With ISIL reeling in the decisive battle to recapture Mosul – ISIL’s biggest urban stronghold –, Masoud Barzani president of the Kurdish Regional Government (KRG) declared, on June 7, that the KRG would hold an independence referendum on Sept 25. Although, Barzani’s announcement sent shock waves across the region, but what made it profoundly alarming was his determination to conduct the controversial referendum in Kirkuk – an oil-rich multi-ethnic city – and other disputed areas, which were seized by the Kurdish fighters (Peshmerga) as the Iraqi Army unraveled in the face of ISIL’s lightening advance in Jun 2014.
And while Iran swiftly declared its strident opposition to the referendum, Iraq’s Prime Minister Haider al Abadi initial response was muted. Turkey’s president Erdogan by contrast, scathingly criticised Barzani’s move. This was highly unexpected, since Turkey has consistently enabled the KRG to defy the Iraqi Central Government (ICG) by selling oil independently.
Even with Turkey and Iran standing by the ICG, Abadi nevertheless turned to the US to resolve this contentious issue. Washington has all along sought to persuade Barzani to postpone the referendum, arguing that it would deflect attention from fighting ISIL. However, the offensive by the Iraqi Security Forces (ISF) on Aug 20, to recapture Tal Afar, without any Peshmerga participation, demonstrated that battling ISIL superseded all other priorities. In essence, the US’s chief objection was essentially the timing of the referendum – only a few months before the parliamentary elections due in May 2018 –, which would undoubtedly torpedo Abadi’s prospects of being re-elected, as his premiership would be inextricably linked to surrendering Kirkuk. Barzani’s rejection on Sept 14, of an international proposal, prompted the US special envoy for the war on ISIL Brett McGurk, to explicitly emphasize that the referendum lacked any international legitimacy.
Consequently, Barzani vowed to press ahead with the vote, prompting Saudi Arabia, a close ally of Barzani, to dispatch on Sept 17, its Gulf affairs Minister Thamer al Sabhan, who appealed to Barzani to back down. In the eyes of Riyadh, Barzani has doubtlessly been playing an instrumental role in not merely destabilizing its arch foe Iran by enticing Iran’s Kurds to rise up, but also encouraging Turkey’s Kurds to severely undermine Turkey’s government which has emphatically backed its arch rival Qatar in the face of a tight blockade it has imposed in partnership with UAE, Bahrain and Egypt.
On Sept 21, ICG ordered the ISF including the Popular Mobilisation Forces (PMFs) – consisting of mainly Shia paramilitary units and volunteers, who spearheaded Iraq’s fight back against ISIL – to launch an offensive to not only retake Hawija – a strategic ISIL bastion –, but also to send a stark warning to Barzani.
Buoyed by US and Saudi ringing endorsement, Abadi demanded on Sept 24, that the KRG must hand over airports and border crossings to ICG and also halt oil export. Even though, Barzani’s independence vote was overwhelmingly backed, but on Sept 29 it was abundantly clear that it has spectacularly backfired, when all international flights ceased and US Secretary of State Rex Tillerson underlined that the US rejected it.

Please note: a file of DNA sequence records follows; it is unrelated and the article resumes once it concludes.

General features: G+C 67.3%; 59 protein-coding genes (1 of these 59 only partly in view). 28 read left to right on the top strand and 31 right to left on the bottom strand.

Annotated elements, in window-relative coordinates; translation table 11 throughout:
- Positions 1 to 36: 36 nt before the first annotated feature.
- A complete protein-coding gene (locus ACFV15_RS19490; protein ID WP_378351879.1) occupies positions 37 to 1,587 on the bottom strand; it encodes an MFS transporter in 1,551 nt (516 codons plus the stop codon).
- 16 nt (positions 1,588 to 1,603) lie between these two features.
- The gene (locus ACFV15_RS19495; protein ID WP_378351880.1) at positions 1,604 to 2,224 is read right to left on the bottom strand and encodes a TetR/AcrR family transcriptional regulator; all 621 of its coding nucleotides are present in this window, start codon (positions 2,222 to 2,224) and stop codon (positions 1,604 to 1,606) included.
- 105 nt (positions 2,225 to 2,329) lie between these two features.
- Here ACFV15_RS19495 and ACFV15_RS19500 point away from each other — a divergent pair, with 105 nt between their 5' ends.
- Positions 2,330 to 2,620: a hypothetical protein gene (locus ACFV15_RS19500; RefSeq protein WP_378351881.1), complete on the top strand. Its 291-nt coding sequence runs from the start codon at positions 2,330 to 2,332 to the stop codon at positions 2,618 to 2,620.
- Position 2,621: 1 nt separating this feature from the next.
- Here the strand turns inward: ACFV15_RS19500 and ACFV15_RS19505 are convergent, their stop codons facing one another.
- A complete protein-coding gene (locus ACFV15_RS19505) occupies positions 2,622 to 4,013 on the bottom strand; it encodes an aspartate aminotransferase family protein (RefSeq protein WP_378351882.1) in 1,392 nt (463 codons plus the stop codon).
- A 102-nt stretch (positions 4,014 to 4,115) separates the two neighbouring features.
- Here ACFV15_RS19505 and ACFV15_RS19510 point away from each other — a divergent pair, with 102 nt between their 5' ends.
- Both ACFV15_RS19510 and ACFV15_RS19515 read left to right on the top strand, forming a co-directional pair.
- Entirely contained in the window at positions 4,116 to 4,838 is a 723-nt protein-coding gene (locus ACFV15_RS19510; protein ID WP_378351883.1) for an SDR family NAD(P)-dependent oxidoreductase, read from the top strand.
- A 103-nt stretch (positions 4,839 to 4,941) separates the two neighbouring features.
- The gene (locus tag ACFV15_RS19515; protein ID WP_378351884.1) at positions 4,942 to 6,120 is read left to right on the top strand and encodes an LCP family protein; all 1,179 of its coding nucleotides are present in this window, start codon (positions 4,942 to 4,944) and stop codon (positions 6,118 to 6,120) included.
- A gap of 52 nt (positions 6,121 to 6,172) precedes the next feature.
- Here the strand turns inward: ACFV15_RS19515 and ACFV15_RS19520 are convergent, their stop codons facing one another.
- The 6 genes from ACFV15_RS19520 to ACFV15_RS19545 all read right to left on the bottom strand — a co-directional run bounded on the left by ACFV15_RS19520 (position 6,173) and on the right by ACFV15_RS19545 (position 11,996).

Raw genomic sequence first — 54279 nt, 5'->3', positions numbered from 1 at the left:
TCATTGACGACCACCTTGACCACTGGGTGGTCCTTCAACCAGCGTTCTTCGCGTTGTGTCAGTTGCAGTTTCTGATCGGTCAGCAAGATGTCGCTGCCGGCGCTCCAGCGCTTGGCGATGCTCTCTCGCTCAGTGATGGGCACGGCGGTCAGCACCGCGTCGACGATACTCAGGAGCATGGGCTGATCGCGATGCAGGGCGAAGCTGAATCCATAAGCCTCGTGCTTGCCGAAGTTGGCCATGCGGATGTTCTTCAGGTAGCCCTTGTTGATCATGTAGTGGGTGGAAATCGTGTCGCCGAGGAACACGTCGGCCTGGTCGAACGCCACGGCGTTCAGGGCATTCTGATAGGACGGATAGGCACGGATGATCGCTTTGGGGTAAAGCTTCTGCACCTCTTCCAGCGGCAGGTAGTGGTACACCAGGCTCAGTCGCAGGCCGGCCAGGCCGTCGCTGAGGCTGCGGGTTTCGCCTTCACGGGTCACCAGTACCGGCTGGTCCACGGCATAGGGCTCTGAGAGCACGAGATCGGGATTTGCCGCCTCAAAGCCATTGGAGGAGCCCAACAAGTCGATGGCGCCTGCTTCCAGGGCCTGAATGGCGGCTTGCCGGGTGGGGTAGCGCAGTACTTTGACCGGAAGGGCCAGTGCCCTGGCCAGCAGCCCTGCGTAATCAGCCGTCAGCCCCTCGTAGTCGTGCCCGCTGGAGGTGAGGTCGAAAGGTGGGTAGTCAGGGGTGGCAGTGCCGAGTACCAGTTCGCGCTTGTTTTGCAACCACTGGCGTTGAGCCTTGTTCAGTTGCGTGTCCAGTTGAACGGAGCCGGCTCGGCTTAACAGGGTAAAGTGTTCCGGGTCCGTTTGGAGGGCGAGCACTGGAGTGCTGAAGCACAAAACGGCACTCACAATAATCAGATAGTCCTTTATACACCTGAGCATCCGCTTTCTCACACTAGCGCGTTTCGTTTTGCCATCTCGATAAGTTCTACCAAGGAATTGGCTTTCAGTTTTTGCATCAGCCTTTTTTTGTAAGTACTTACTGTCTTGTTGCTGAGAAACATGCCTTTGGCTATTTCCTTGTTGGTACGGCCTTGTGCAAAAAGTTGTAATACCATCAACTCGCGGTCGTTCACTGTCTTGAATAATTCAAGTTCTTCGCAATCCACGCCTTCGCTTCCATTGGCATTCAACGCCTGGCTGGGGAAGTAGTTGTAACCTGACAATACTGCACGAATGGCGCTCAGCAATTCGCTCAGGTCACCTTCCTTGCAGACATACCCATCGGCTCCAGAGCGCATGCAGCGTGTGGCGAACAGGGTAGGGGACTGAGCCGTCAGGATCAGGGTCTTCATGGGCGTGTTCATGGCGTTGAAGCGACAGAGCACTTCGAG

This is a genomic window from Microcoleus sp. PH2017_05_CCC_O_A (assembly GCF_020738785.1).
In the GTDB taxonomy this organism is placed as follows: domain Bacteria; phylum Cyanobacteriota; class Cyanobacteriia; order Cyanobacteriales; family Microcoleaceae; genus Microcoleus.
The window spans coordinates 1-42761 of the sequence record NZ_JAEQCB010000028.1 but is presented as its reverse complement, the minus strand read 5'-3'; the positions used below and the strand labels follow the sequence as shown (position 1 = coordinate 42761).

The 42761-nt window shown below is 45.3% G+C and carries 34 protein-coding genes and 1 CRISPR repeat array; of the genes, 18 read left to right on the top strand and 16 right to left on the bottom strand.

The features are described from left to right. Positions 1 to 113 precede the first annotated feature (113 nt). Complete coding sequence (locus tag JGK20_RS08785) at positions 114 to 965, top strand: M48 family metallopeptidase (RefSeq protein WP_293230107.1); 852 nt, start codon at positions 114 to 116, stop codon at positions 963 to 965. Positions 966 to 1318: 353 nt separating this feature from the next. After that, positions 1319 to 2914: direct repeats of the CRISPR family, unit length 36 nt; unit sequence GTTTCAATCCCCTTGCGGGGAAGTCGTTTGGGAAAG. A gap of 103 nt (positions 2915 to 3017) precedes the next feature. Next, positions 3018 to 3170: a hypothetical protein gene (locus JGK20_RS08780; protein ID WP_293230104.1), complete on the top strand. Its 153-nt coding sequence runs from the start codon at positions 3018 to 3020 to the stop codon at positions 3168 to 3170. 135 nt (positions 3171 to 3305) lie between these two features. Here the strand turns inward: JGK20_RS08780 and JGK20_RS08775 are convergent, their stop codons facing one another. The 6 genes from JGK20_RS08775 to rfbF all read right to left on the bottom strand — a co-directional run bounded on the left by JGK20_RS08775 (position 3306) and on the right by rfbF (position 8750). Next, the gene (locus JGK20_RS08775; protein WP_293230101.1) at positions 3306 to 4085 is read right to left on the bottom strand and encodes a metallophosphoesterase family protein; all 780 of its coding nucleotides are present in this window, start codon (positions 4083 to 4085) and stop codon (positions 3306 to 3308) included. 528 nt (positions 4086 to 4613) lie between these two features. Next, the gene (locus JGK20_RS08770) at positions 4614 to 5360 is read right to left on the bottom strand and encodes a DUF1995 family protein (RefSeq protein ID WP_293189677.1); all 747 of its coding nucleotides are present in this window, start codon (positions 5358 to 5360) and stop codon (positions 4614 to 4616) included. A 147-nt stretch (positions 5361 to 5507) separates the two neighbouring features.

While Iran and its allies in Iraq and Syria were gaining the upper hand against ISIL, came Trump’s desperate attempt to turn the tables on Tehran by refusing on Oct 13, to re-certify the nuclear deal, claiming disingenuously that Iran was violating the spirit of the 2015 accord. Iran, fired back by defiantly showcasing its significant influence, sending to Sulaymaniyah – in Kurdistan – on Oct 15, the head of the Iranian Revolutionary Guard Corps Qasem Soleimani, who utilised his close ties with the Patriotic Union of Kurdistan (PUK) leadership – especially Bafel Talabani –, practically securing the withdrawal of PUK Peshmerga units and enabling ISF not only to sweep effortlessly into Kirkuk on Oct 16, but also the remaining disputed areas. Paradoxically however, the collapse of Barzani’s independence dream – thanks undeniably to Iran – has been exploited by Trump and Riyadh to bolster Abadi’s inherently weak leadership by presenting him as Iraq’s National hero who crushed ISIL and foiled Kurdish independence.
Ever since 2003 when the US toppled Iraq’s ruthless dictator Saddam Hussain, Saudi Arabia has not only adamantly refused to recognize Iraq’s fledgling democracy but has been working tirelessly to derail the political process.
Former PM of Iraq, Nouri al-Maliki (Source: Wikimedia Commons)
Against this backdrop, Obama’s administration sought to assuage Riyadh’s distrust by compelling Iraq’s ex-PM Nuri al-Maliki – who is deeply loathed by Riyadh – to step aside, despite winning the 2014 election, in favour of Abadi. Riyadh however, only appointed al Sabhan as its first ambassador to Iraq in Dec 2015. And in a stunning speech in Jul 2016, from Washington, Iraq’s Foreign Minister Ibrahim al-Jaafri – who was well-connected to the Saudis during the nineties through his business of organising and acting as a religious guide for Iraqi Haj pilgrims in London – expressed his resounding shock at Riyadh’s relentless efforts to destabilise Iraq, acknowledging that Baghdad has persistently been covering up Riyadh’s subversive activities. So, clearly Baghdad’s expulsion of al Sabhan in Aug 2016 was an act of last resort.